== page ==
Revisiting the surgical indication of mid-shaft clavicle fractures: Clavicle asymmetry
1Department of Orthopedics and Traumatology, Karabük University Faculty of Medicine, Karabük, Türkiye
2Department of Orthopaedics & Rehabilitation, Penn State College of Medicine, Hershey, United States
Keywords: Clavicle fracture, clavicle length, clavicle shortening, conservative treatment, surgical treatment.
Objectives: The aim of the study was to investigate whether clavicular symmetry was a valid assumption and to assess the factors that could predict clavicular asymmetry.
Patients and methods: Between January 2021 and April 2021, a total of 100 consecutive patients (61 males, 39 females; mean age: 63.6±15.5 years; range, 27 to 94 years) whose both clavicles were adequately seen on chest computed tomography (CT) were retrospectively analyzed. Clavicular lengths were measured on three-dimensional (3D) reconstruction of chest CTs by two independent orthopedic surgeons on two separate occasions. The longest distance passing the straight line between the most lateral part of the clavicle at the acromioclavicular joint and the most medial point of the clavicle on the sternoclavicular joint was given as the clavicle length after adjusting tilt of convertible 3D CTs. Clavicular length difference was calculated by subtracting the short clavicle’s length from the long clavicle’s length. Patients’ age and sex were noted. The calculated clavicular length differences were assigned into three groups: ≤5 mm, >5 mm and ≤10 mm, and >10 mm.
Results: The mean right and left clavicle lengths were 13.9±1.3 cm and 14.1±1.2 cm, respectively (p<0.001). A total of 29 patients (29%) had >5 mm clavicle asymmetry and six patients (6%) had more than 10 mm clavicular length difference. Age, sex, and clavicular length were not associated with the clavicular length difference.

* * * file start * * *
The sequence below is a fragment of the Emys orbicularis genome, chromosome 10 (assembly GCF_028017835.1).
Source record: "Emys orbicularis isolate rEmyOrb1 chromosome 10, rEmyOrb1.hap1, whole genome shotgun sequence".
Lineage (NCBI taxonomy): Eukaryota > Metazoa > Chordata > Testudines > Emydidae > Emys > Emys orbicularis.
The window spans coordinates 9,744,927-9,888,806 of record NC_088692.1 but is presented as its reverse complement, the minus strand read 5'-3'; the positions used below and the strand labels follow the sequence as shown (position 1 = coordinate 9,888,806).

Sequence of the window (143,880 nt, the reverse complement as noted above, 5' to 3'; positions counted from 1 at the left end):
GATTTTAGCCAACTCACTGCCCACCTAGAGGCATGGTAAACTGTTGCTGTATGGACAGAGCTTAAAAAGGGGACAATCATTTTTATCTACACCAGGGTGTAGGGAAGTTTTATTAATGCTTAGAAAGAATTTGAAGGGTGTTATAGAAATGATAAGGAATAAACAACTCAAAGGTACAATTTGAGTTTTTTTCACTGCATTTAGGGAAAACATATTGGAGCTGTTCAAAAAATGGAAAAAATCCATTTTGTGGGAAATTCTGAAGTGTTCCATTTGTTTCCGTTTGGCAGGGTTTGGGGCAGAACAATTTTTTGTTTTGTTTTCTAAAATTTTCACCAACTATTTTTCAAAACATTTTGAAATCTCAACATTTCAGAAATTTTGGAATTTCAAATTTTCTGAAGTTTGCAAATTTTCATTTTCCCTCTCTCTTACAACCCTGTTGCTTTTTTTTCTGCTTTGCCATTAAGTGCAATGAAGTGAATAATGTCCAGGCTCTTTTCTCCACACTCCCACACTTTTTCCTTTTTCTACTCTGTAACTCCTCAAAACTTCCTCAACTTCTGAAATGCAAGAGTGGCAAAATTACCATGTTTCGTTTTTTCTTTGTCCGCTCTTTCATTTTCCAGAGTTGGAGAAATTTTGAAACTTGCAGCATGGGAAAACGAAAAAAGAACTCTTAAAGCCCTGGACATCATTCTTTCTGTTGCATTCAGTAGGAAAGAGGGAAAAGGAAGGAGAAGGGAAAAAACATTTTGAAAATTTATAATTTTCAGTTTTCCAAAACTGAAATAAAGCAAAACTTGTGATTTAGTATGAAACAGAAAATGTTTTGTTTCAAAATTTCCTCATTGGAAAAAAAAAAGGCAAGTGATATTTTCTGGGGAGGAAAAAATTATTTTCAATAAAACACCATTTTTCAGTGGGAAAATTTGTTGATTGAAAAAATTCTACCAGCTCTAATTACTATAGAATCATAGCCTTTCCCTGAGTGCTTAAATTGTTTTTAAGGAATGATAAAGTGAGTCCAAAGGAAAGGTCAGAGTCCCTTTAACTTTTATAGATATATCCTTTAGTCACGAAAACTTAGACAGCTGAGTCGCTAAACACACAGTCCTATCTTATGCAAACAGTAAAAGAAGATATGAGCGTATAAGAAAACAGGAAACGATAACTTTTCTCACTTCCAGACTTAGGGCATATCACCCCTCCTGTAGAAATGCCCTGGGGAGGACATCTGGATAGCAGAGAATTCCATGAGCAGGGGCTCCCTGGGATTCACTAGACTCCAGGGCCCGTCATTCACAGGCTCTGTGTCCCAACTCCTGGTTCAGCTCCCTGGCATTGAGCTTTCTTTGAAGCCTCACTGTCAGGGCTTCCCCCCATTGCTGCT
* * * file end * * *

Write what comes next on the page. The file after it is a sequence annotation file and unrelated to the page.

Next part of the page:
Conclusion: Our study results showed that 29% of the patients had >5 mm clavicular length asymmetry. The clavicular symmetry may not be a valid assumption in the decision making for the surgical treatment of mid-shaft clavicle fractures; thus, this assumption may lead to maltreatment. More factors that can predict clavicle asymmetry should be investigated in future studies.
Clavicle fractures are relatively common injuries accounting for 2.6 to 4% of fractures in adults. These fractures particularly occur in patients below 50 years of age. Approximately 75 to 80% of the clavicle fractures are located in the mid-shaft region. Distal clavicle fractures occur after falling on the open arm or directly on the shoulder and constitute approximately 15 to 20% of all clavicle fractures.
Despite being a prevalent injury, the ideal treatment modality remains unclear for midshaft clavicle fractures. Traditionally, conservative treatment was the hallmark of the treatment of mid-shaft clavicle fractures. However, conservative treatment has been reported to cause a greater percentage of symptomatic malunion and nonunion, up to 15%, compared to surgical treatment.[5-7] On the other hand, surgical treatment has also been reported to have similar outcomes with conservative treatment at one year follow-up, but has higher complication rates, particularly implant-related problems.[8,9]
Major indications for surgical treatment of mid-shaft clavicle fractures are open fractures, severe displacements causing skin perforation or neurovascular injuries. In addition, clavicular shortening over 15 to 20 mm, floating shoulder, or polytrauma are relative indications for surgery. Clavicular shortening has been reported to be associated with a higher percentage of nonunion and biomechanical changes, as well as unsatisfactory functional outcomes following conservative treatment.[6,12,13] Therefore, recent algorithms for the treatment of mid-shaft clavicle fractures have shifted toward surgical treatment, if clavicular shortening exceeds 15 to 20 mm.[14,15]